Fastest way to load CSS — inline vs HEAD

I have a 50x50px div I want to display on my homepage as fast as possible.

Is it faster for me to do

<div style="height:50px;width:50px">

Or to assign it a class to avoid the inline style:

<div class="myDiv">

And put the myDiv class in a CSS file in the HEAD section of the HTML page?

My thought was that the first one should be faster since it doesn’t need to request and recieve a CSS? I guess ultimatley I’m asking if BODY and HEAD get rendered sequentially or in parallel.

Comments 5

  • As others already pointed out, the right thing to do would be to put the styles in an external file and refer to it in the <head> part of your document.

    But if you’re going for fast (and this is what you were asking for) then you should use the inline-declaration like

    <div style="height:50px;width:50px">
    

    There are several reasons for that:

    • You don’t have to load an external file. This is very slow (compared to the next reason) since there is an additional HTTP request involved which (on top of the request and download itself) might be held back by other external files like JavaScript, favicons etc.
      So it will already load faster if you put your declaration in some <style> tags on the same document. But then there is the next reason.
    • The browser does not have to look through the DOM tree and search for nodes with the class myDiv to apply the styles to. It finds the <div> and immediately (or at the next render turn) applies the style information.
      This second delay will hardly be noticeable but if you are going for high performance, this is the way to go.

    I agree that these may somewhat be theoretical reasons but here you go. 🙂

  • Without HEAD loading first there can be no BODY.

    Before your BODY gets rendered, it has has to be loaded first. And if it is loaded, then the HEAD has already been loaded.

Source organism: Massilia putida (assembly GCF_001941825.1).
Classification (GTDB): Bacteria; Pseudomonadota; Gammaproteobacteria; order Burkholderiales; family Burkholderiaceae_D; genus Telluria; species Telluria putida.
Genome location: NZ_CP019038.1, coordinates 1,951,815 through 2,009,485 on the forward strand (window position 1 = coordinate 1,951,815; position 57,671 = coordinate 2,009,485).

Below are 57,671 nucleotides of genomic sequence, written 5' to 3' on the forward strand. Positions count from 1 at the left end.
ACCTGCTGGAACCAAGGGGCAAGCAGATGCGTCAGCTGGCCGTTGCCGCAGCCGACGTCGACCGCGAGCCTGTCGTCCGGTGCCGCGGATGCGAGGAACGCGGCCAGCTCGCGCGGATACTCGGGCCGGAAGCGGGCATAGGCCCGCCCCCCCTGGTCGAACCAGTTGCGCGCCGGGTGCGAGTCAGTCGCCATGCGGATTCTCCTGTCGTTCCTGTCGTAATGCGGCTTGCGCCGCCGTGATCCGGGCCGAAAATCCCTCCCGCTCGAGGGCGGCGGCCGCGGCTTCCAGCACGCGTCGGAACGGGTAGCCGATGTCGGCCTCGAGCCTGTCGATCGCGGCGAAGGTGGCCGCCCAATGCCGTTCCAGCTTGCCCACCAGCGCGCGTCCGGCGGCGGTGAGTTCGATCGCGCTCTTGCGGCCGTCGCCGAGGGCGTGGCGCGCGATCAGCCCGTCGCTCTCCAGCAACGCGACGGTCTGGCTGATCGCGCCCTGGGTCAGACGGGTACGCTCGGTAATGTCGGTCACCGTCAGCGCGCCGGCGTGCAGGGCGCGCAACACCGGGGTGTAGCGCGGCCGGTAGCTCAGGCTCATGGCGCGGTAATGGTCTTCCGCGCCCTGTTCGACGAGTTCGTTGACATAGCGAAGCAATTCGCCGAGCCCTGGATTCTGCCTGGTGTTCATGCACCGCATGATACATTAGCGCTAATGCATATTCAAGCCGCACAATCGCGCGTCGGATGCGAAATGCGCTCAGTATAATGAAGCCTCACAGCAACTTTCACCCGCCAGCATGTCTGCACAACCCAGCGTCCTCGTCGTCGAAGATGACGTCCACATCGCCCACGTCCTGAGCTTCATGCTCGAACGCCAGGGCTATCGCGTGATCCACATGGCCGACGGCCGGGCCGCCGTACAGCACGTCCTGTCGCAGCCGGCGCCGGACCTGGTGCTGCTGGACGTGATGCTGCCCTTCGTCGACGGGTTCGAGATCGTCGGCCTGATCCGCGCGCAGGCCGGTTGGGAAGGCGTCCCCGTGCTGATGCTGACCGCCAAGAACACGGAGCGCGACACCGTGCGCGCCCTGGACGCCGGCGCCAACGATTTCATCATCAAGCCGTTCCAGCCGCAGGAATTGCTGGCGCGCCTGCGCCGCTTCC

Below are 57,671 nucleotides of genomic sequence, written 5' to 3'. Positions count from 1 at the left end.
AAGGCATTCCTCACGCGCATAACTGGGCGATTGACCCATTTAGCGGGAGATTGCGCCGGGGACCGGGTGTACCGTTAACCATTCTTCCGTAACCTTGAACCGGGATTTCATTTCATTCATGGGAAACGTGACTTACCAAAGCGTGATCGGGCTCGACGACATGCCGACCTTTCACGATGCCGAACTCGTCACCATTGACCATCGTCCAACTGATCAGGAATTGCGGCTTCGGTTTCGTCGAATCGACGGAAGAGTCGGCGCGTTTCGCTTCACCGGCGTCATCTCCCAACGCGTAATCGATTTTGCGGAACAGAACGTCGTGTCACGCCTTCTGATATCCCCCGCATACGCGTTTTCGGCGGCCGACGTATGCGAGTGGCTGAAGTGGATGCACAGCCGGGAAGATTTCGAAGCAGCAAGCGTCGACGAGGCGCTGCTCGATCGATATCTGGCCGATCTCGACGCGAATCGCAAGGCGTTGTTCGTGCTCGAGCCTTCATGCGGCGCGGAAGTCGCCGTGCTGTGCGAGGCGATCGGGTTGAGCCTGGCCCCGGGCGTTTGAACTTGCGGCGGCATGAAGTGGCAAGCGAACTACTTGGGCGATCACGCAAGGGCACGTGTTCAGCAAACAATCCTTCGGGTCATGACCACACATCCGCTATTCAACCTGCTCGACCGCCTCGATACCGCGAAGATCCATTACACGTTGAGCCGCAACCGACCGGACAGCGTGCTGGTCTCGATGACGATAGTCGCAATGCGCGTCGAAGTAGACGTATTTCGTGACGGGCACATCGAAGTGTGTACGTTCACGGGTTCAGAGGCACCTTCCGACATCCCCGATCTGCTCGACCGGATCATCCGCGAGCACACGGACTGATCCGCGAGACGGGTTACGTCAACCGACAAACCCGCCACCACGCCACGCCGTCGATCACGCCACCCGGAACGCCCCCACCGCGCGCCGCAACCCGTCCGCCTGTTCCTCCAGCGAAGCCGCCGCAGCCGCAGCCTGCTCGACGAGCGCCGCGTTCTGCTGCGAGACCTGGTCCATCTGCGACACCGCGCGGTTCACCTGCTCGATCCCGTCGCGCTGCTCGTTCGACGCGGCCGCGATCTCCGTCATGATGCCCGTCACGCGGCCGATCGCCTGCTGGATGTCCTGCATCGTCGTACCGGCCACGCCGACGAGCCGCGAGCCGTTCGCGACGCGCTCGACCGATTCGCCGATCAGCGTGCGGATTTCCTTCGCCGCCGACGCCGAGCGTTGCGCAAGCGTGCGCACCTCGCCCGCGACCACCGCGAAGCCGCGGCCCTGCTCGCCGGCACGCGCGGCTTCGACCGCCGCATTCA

You’re probably interested in whether a browser can load simultaneously both CSS files and the HTML document itself. It will depend on the browser implementation, but I believe most can download at least two documents simultaneously.

    One other important thing is that the more files a document consists of, the more chances the request for one of them gets lost. So by using inline CSS you make sure the CSS never gets lost.

    But I must point out that inline CSS is considered a bad style. Once you have a sufficient amount of markup, you will find it increasingly difficult to update your pages all at once. You will inevitably be losing one or the other instance. It is a much better idea to declare all styles in a separate document and reference them from pages. This way, when you need to change some color, you do it in one place and not in 37 places to be found in your pages.

  • Use an embeded css file. After the first request the file will be cached by the browser and won’t have to be downloaded again. Making the page load faster and reducing the strain on your server.

    Placing styles inline is not only ugly it also undermines the whole cascading thing.

  • The differences in performance will be imperceptible and should be irrelevent. Instead of worrying about premature optimisations like this be more concerned with doing the “right thing” – and in this case the right thing is to use external style-sheet files for your CSS as it is more maintainable and separates concerns.

  • There are cases when this would be a “good” practice. For example, you have a high value landing page, that requires about 500 bytes of CSS to support, verses the 200K Style sheet.

    While true, that they customer will have to download that file on the NEXT page, time to render is often most important on the landing page.

    Also, AFAIK, browsers will not begin rending until the entire CSS file is downloaded, which is not the case for inline styles. But yes, Best Practices, and 98% of the time you want to put CSS in a single linked file.

发表评论

电子邮件地址不会被公开。 必填项已用*标注